- Slovakia – The loud metal opening made me expect awfulness from this but it’s another OK rock track. This will be going up again Belarus for those votes and I can see the extra drama of this song helping Slovakia to win that match-up.
I’m afraid I can only muster one bad song for this section, and I’ll confess here it’s not even properly terrible. The culprit is…
- Slovenia – They’ve found their way into this section because they commit the ultimate Eurovision sin: it doesn’t matter how tuneful or well performed your song is if it’s dull, dull, dull. You can use all key changes and comedy headwear you like – and the last 30 seconds almost redeem it – but it’s stil nul points from me.
Again, only one song managed to shoehorn its way into this category:
- Georgia‘s entry deserves to be much worse than it is. It’s several songs mixed into one with some curious decisions, not least in the production of the creepy video. It’s kind of fun despite that, but I’m not ruling out having nightmares about a scary man in a white suit.
The rules of maths mean that we’re left with six songs that won’t do anyone any harm but don’t make my top tier:
- Bulgaria – The weakest of the Eurodance numbers, with deductions for being this year’s most cynical attempt to use lots of different languages in one song. It’s not awful but definitely a good moment to go and make that cup of tea.
- Netherlands – Oh, Beth Orton, where did it all go wrong? It’s hard to pick out anything that’s definitively wrong with this: it’s tuneful enough, it has a clear style of its own, and yet… I think perhaps it’s so inoffensive that it’s gone right round past infinity and come back as offensive, its twee lyrics giving even Brotherhood of Man a run for their money. I can’t say it’s bad but I’d happily never have to hear it again. (And yes, I restrained myself from commenting on singer/writer Joan’s interesting choice of outfit.)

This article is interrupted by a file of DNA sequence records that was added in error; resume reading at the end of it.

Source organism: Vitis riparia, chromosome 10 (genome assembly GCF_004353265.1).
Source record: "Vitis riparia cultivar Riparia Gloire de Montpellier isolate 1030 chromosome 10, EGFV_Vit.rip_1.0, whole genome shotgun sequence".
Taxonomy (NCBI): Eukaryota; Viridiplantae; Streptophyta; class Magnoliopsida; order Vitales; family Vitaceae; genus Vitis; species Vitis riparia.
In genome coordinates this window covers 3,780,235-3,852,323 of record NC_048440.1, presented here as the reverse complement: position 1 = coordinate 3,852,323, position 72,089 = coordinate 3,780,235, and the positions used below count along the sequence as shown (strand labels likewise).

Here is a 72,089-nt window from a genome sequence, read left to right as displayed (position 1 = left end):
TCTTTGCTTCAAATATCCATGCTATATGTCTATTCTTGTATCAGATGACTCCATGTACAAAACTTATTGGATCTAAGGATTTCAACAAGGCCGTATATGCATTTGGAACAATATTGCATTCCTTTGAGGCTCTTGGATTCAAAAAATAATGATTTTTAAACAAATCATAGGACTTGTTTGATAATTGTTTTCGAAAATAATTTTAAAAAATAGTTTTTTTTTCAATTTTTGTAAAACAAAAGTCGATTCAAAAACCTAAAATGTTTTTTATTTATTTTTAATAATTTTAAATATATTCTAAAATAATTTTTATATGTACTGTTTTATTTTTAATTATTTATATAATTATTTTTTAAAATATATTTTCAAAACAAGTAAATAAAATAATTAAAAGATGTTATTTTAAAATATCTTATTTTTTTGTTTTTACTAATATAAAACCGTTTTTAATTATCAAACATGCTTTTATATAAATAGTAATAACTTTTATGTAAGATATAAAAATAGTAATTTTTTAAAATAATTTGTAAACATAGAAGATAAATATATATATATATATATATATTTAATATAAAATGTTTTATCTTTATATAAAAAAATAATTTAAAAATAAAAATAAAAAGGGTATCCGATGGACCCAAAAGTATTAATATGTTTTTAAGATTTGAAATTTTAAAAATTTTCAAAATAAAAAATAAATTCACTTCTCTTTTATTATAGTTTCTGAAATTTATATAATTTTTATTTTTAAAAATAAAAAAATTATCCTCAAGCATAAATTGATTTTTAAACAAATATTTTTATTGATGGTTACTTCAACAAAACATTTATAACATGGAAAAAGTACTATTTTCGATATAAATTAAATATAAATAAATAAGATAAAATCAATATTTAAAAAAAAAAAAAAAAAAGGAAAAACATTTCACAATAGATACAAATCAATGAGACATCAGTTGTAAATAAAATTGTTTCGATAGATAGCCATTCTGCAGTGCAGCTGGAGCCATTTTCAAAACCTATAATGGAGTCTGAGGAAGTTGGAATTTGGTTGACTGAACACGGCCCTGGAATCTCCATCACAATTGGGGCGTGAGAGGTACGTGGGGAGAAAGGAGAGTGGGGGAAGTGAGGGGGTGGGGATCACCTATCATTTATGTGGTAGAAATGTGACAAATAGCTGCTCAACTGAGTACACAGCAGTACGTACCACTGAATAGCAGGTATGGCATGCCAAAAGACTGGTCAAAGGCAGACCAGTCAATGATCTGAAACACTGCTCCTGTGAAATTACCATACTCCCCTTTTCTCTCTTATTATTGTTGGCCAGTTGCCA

- Come on, Portugal – let’s not do this. There were a few nice touches, but when the backing singers came on I was hoping it was a sign of impending excitement rather than a few oohs, aahs and uninteresting harmonies. Go away and do it again.
- Sweden – More tedious syncopated synth Eurodance. At least its title will help those compiling this years’ euphoria albums work out whether it qualifies for inclusion. I wouldn’t be at all surprised if it does OK – it’s unfathomably been tipped for huge success – but *mumbles something about ABBA*
- Turkey have had a mixed track record over the last decade with several songs hitting the top five, including 2003’s winner Everyway That I Can and 2009’s unforgettable Düm Tek Tek. I can’t see Love Me Back setting the EBU on fire with its bizarre lyrics and obsession with nautical metaphors but neither is it a shipwreck.
- Ukraine – After a promising intro, I turned against this. With its mainstream dance attitude, it could do well given the right audience, but those syncopated synths and artificial strings don’t appeal to me at all.
Another good line-up so tune in for the second semi-final on Thursday 24th and see who makes it though – and cast your vote. I’m leaning towards Lithuania, Slovakia or Belarus but we’ll see how they do on the night.
Next time: the Big Five bankrolling countries and last year’s winner Azerbaijan are guaranteed places in the final. We’ll take a look at the six songs the winners of the semi-finals will be facing on May 26th.